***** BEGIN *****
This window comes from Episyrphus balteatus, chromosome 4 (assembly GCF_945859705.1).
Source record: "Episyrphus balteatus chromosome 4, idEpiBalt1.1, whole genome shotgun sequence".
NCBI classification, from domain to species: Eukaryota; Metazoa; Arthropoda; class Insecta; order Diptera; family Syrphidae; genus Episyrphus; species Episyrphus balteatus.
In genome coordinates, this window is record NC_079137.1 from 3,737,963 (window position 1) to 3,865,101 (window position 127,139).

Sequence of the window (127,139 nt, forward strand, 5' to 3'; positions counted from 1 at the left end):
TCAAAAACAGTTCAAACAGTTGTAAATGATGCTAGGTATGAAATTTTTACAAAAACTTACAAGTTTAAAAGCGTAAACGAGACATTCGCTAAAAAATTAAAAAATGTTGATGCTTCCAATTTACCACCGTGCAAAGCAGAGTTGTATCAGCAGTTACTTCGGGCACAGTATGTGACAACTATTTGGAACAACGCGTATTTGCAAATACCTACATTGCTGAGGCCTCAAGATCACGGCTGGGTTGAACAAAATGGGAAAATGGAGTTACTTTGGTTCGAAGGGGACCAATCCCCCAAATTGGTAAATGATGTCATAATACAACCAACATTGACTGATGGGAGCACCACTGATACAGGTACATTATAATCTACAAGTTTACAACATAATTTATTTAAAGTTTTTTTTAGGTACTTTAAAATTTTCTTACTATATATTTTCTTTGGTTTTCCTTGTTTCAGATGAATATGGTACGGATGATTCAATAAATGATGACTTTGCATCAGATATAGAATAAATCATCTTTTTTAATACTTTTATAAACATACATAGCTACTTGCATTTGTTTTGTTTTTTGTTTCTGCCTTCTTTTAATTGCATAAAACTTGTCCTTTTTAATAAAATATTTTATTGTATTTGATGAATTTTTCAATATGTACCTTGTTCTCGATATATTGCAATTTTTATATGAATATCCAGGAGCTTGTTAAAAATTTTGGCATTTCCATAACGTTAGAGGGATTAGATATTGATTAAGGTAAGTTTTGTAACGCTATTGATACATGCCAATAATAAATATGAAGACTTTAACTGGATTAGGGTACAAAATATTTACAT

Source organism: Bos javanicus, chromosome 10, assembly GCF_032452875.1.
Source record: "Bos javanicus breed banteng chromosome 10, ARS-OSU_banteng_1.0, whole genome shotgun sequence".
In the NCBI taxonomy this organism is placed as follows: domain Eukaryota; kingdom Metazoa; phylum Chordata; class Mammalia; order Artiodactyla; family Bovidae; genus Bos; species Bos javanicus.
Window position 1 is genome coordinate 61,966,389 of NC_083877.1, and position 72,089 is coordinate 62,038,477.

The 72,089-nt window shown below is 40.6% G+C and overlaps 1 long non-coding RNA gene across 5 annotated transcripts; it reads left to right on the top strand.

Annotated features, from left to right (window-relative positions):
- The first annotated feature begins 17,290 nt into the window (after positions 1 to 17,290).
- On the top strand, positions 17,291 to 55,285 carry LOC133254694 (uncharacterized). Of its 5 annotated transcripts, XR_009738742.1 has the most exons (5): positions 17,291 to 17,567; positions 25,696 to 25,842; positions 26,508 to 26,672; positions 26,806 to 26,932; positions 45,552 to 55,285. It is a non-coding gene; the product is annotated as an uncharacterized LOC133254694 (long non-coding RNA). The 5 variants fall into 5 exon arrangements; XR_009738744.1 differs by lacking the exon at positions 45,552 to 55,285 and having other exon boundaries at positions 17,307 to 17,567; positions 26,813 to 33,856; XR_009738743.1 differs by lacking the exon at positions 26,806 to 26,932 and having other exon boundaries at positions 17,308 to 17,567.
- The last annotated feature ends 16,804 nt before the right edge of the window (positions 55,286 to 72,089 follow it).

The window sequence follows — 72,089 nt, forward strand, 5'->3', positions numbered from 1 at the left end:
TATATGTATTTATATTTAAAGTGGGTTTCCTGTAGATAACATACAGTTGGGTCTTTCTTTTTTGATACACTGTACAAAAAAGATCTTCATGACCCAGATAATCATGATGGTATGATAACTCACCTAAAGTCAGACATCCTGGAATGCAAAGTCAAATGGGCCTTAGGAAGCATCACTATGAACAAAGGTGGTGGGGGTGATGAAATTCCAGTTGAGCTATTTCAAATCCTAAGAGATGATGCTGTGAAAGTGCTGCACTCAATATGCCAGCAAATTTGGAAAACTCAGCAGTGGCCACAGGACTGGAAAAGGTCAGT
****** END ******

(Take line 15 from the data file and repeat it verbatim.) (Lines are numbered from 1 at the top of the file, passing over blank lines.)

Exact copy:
- The last annotated feature ends 16,804 nt before the right edge of the window (positions 55,286 to 72,089 follow it).